The Government’s policy to increase class sizes to release funds for teacher development demonstrates a lack of awareness of the needs of 21st Century learners, according to the School Library Association of New Zealand/ Aotearoa.
“Things have changed since the Minister of Education was in school”, said Fiona Mackie, President of SLANZA. “ It is well recognized that we cannot meet the diverse needs of students now and in the future with classes of 41, such as she experienced 40 years ago”.
“School librarians understand this as they are working at the cutting edge, where information technology and E-learning meets the classroom”, said Ms. Mackie. “Schools also have to meet diverse needs and these factors combined mean that teaching from the front of the classroom to large numbers of students just won’t make the grade any more”.
“The Minister is also mistaken when she relies so heavily on research that says class sizes don’t matter. While the quality of the teacher has the most impact, the work of Russell Bishop and others demonstrates that relationships between teacher and student make the most difference – particularly for Maori. It clearly easier to develop those relationships when the class sizes are smaller,” said Ms. Mackie.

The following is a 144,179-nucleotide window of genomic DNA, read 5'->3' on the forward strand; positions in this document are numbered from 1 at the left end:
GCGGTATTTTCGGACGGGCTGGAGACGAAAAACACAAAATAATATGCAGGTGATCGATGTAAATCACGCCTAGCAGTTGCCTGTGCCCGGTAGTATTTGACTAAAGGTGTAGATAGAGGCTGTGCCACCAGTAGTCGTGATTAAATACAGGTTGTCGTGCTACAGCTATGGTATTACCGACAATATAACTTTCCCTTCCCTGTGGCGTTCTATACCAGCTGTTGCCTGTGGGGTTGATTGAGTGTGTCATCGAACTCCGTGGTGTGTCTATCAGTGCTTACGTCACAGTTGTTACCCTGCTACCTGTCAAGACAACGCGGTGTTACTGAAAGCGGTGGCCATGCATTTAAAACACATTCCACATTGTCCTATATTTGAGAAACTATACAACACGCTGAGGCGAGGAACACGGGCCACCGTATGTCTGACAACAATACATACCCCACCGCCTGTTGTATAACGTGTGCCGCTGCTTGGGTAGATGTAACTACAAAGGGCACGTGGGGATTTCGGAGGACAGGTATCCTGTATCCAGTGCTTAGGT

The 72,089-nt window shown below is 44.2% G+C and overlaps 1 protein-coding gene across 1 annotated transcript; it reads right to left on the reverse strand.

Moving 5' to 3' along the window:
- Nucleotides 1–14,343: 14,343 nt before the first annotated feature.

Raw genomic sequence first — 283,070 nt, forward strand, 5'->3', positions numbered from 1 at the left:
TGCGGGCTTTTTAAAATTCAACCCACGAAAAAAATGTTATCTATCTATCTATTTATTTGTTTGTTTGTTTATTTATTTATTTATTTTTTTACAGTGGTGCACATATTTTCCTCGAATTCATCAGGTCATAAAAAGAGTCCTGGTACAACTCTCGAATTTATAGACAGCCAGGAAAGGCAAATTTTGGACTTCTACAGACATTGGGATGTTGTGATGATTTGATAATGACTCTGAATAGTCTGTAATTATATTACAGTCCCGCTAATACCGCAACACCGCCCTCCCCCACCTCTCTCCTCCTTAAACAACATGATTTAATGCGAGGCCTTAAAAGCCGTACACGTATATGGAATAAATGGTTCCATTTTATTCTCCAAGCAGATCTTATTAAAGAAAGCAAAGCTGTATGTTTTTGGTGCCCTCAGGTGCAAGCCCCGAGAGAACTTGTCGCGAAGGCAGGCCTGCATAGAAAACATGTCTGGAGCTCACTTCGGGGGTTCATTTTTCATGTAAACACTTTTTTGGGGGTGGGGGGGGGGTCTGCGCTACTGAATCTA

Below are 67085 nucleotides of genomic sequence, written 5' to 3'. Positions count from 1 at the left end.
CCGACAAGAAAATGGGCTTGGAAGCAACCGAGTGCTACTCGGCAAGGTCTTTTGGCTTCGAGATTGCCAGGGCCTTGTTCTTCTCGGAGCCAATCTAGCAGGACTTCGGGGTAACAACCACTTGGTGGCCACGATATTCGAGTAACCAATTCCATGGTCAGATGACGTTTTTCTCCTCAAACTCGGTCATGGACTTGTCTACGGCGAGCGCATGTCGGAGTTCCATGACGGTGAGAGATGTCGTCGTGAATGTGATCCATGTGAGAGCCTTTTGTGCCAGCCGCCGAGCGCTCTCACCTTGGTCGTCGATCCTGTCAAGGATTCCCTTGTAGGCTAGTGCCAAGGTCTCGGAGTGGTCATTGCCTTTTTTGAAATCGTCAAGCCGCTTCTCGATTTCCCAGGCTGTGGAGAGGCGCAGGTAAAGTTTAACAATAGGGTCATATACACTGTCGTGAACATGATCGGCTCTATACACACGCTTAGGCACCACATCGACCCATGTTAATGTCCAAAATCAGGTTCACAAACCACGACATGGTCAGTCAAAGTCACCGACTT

“With the changes announced by the government, schools will have to make difficult staffing choices and some may unwisely decide to cut school librarians rather than lose a teacher”, said Ms. Mackie. “If this happens it undermines the goal of raising student achievement in literacy, as well staffed school libraries have a pivotal role to play in this. The National Standards emphasise the need to teach literacy across the curriculum, including information and digital literacy, where experienced librarians are the experts”.
“The government needs to rethink its policy”, said Ms. Mackie.